If you are a current or former military pilot and would like to submit an article about your experience or a story about the B-17 Flying Fortress 6 then please contact us at airplanes.com – we would like to hear your stories about this fabulous aircraft.

South Australian Aviation Museum

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Port Adelaide, South Australia

The South Australian Aviation Museum began in 1984 inside a small garage behind a hotel in Glenelg. Two years later, the museum moved to the former SA Lion Flourmill in Port Adelaide. As the South Australian Aviation Museum grew, larger quarters were required and it closed temporarily in 2005 in preparation for relocating to its current home at the aviation complex on Lipson Street.

Aircraft on display inside the museum’s hangar include the Avro Anson, the Douglas C-47B Dakota, the Supermarine Spitfire MKVC, and the classic open cockpit biplane de Havilland Moth. Located around the hangar are numerous floor displays featuring notable aviators such as Amy Johnson, the first woman to fly solo to Australia which she did from Britain in her Gypsy Moth. Other displays include information on Australian pilot Jon Johanson who holds the world’s record for several aviation achievements involving speed and distance.

The South Australian Aviation Museum also has aircraft engines on display. Among them, see a 6-cylinder 340 HP de Havilland Gipsy Queen engine or the Rolls Royce Merlin MK III engine. The Merlin engine is the type used to power the Hurricane, Spitfire, and other famous aircraft during World War II.

Visitors to the Museum can watch restoration work being performed on a Fairey Battle World War II training aircraft, the only one located in Australia and one of only four in the world. Another restoration project in progress is the twin-engine 1956 Aero Commander. See these planes come alive again as technicians and historical experts restore them piece by piece.

Unique to the Museum is a rocket collection on loan from the Australian Defence Science and Technology Organisation. It represents more than 30 years of rocket history in South Australia beginning from 1950. Be sure to check with the museum for special events held throughout the year.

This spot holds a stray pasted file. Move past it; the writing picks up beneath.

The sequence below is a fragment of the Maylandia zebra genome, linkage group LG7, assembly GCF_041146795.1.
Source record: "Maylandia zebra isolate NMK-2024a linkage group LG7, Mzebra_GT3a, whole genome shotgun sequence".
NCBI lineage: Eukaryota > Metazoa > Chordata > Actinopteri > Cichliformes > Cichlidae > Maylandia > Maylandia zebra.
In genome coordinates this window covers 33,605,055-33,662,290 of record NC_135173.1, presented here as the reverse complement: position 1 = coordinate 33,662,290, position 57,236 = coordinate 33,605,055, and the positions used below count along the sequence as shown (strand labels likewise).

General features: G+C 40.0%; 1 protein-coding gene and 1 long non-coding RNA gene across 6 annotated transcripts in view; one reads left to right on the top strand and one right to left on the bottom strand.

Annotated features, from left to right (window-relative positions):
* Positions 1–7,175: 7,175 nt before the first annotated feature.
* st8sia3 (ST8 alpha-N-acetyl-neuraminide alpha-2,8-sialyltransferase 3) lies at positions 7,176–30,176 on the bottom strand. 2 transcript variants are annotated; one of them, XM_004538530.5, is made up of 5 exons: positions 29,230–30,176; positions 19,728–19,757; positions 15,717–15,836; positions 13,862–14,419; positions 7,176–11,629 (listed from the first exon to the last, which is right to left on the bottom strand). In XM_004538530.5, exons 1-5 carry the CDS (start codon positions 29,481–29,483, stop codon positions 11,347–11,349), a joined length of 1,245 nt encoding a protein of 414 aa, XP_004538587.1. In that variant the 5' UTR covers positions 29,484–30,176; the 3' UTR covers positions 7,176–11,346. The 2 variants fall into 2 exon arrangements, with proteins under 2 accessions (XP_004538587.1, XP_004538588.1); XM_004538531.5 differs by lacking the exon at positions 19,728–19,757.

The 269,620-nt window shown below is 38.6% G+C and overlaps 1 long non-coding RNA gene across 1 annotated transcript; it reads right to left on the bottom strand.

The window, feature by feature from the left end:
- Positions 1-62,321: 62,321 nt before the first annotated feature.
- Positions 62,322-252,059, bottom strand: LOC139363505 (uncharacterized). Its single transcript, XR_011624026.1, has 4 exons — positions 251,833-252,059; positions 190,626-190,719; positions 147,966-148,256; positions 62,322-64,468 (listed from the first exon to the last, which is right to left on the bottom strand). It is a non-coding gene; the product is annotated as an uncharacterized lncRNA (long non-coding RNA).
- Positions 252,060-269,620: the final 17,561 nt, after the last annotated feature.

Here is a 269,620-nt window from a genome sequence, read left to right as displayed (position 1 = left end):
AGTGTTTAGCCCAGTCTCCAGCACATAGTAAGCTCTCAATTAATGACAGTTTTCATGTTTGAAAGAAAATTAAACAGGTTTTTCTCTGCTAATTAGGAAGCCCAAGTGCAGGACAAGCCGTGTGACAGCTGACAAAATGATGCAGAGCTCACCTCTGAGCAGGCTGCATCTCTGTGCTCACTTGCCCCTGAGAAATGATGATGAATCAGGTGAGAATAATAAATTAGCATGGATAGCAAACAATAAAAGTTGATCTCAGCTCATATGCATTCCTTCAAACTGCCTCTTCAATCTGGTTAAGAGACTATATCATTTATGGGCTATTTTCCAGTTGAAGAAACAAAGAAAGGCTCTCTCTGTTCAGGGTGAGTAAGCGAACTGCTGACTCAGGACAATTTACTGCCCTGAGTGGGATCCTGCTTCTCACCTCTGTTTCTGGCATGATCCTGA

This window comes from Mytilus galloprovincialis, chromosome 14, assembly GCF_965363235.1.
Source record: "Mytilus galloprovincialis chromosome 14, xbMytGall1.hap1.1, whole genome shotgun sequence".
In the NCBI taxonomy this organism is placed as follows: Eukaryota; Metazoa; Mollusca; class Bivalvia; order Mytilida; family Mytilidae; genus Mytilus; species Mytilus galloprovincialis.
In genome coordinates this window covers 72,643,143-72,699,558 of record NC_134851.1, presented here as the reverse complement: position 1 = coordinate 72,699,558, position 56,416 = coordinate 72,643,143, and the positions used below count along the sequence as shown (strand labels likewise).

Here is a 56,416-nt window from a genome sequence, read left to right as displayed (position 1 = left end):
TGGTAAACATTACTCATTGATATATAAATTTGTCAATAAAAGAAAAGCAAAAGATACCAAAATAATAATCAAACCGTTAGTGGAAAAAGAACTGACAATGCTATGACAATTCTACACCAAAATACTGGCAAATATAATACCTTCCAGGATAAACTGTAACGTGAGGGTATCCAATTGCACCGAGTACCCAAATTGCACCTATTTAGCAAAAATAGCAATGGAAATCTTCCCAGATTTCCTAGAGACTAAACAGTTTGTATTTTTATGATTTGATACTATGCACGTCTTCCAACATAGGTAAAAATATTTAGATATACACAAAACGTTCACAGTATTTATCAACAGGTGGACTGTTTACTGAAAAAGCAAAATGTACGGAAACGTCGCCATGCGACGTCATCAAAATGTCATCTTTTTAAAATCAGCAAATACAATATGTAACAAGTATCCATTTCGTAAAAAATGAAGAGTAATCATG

The Museum is located on Lipson Street in Port Adelaide. Visit their Web site at http://www.saam.org.au/, and be sure to tell them you learned about SAAM on airplanes.com!

SBD Dauntless

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The Douglas Company began production of the SBD Dauntless in the early part of 1940: The plane completed its first flight on May 1, 1940. The US Military entered the “Dauntless” into service first with the Marines as the SBD-1, followed by the Navy’s activation of the aircraft in 1941 which flew the SBD-2 version of the Dauntless as a carrier-based fighter. Among some differences between the two aircraft was the SBD-2 s’ larger fuel tanks. Upgrades and other modifications of the plane continued at a steady rate with increasingly larger fuel tanks, fuselage upgrades for protection against enemy fire, and additional armament.

One of the most common versions of the SBD Dauntless is the SBD-5. It was equipped with a larger 1,200 hp engine and further improvements to armament. More than 2,400 of the SBD-5 aircraft were produced, some of which were sold to Mexico, New Zealand, and the Royal Navy. The final version of the SBD Dauntless was the SBD-6. As with many of the previous modifications, it again had larger fuel tanks as well as a more powerful engine. U.S. Army versions of the SBD were the A-24, A-24A, and the A-24B. The total number of SBD Dauntless aircraft manufactured was 5,936.

The most unique feature of the SBD Dauntless was its dive brake system. It worked by using flaps with large holes in them. By relying on the dive brakes, the Dauntless pilots could drop into a steep dive and accurately deliver its bomb on target before pulling up and away.

The Dauntless served almost entirely in the Pacific theatre and even saw action at Pearl Harbor when the Japanese made their surprise attack on the American fleet. The aircraft also served valiant airmen in the Battle of the Coral Sea, sinking four Japanese aircraft carriers. Before the war’s end, SBD Dauntless airplanes were responsible for destroying six enemy carriers and a battleship.

Here are some interesting facts about the SBD:

Maximum speed: 252 mph
Cruise speed: 185 mph
Range: 1,205 miles
Ceiling: 27,100 feet
Length: 33 feet
Wingspan: 41 feet 6 inches
Height: 12 feet 11 inches
Maximum weight: 9,353 pounds
Empty weight: 6,535 lbs.
Engine(s): one 1,200 hp Wright R-1820-60 engine
Rate of climb: 1,700 ft per minute
Crew: Two
Armament: 2,250 lbs bombs, two .50-caliber machine guns, and one to two .30-caliber machine guns.
Contractor: Douglas

If you are a current or former military pilot and would like to submit an article about your experience or a story about the SBD (or any other aircraft whether military or civilian) then please contact us and we will publish your stories with other veterans, pilots and aircraft enthusiasts in the United States and abroad.